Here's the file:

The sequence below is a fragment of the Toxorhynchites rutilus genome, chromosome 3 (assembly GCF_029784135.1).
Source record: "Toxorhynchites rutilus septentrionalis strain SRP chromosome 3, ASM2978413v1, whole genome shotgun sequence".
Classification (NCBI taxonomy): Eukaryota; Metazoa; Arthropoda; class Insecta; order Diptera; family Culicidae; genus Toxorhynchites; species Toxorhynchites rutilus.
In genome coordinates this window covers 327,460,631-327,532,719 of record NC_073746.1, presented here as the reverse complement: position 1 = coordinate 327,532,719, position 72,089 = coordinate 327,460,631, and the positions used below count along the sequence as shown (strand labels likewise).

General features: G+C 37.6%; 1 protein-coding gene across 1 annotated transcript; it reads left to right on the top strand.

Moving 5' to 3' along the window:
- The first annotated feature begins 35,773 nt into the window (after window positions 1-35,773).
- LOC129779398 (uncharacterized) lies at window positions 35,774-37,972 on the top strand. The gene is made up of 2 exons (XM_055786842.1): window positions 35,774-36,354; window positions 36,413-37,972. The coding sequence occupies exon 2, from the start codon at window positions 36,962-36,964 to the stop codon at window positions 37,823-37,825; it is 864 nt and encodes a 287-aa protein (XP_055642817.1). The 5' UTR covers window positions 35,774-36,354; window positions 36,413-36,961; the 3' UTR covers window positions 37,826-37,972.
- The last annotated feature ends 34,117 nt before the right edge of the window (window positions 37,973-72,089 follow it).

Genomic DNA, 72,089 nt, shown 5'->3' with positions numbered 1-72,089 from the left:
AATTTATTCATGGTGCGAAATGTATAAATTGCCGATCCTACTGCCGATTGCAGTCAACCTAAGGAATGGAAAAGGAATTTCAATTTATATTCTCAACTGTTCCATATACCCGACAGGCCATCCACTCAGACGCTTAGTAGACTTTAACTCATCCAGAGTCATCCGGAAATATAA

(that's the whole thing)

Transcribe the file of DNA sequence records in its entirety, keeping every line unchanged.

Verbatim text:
The sequence below is a fragment of the Toxorhynchites rutilus genome, chromosome 3 (assembly GCF_029784135.1).
Source record: "Toxorhynchites rutilus septentrionalis strain SRP chromosome 3, ASM2978413v1, whole genome shotgun sequence".
Classification (NCBI taxonomy): Eukaryota; Metazoa; Arthropoda; class Insecta; order Diptera; family Culicidae; genus Toxorhynchites; species Toxorhynchites rutilus.
In genome coordinates this window covers 327,460,631-327,532,719 of record NC_073746.1, presented here as the reverse complement: position 1 = coordinate 327,532,719, position 72,089 = coordinate 327,460,631, and the positions used below count along the sequence as shown (strand labels likewise).

General features: G+C 37.6%; 1 protein-coding gene across 1 annotated transcript; it reads left to right on the top strand.

Moving 5' to 3' along the window:
- The first annotated feature begins 35,773 nt into the window (after window positions 1-35,773).
- LOC129779398 (uncharacterized) lies at window positions 35,774-37,972 on the top strand. The gene is made up of 2 exons (XM_055786842.1): window positions 35,774-36,354; window positions 36,413-37,972. The coding sequence occupies exon 2, from the start codon at window positions 36,962-36,964 to the stop codon at window positions 37,823-37,825; it is 864 nt and encodes a 287-aa protein (XP_055642817.1). The 5' UTR covers window positions 35,774-36,354; window positions 36,413-36,961; the 3' UTR covers window positions 37,826-37,972.
- The last annotated feature ends 34,117 nt before the right edge of the window (window positions 37,973-72,089 follow it).

Genomic DNA, 72,089 nt, shown 5'->3' with positions numbered 1-72,089 from the left:
AATTTATTCATGGTGCGAAATGTATAAATTGCCGATCCTACTGCCGATTGCAGTCAACCTAAGGAATGGAAAAGGAATTTCAATTTATATTCTCAACTGTTCCATATACCCGACAGGCCATCCACTCAGACGCTTAGTAGACTTTAACTCATCCAGAGTCATCCGGAAATATAA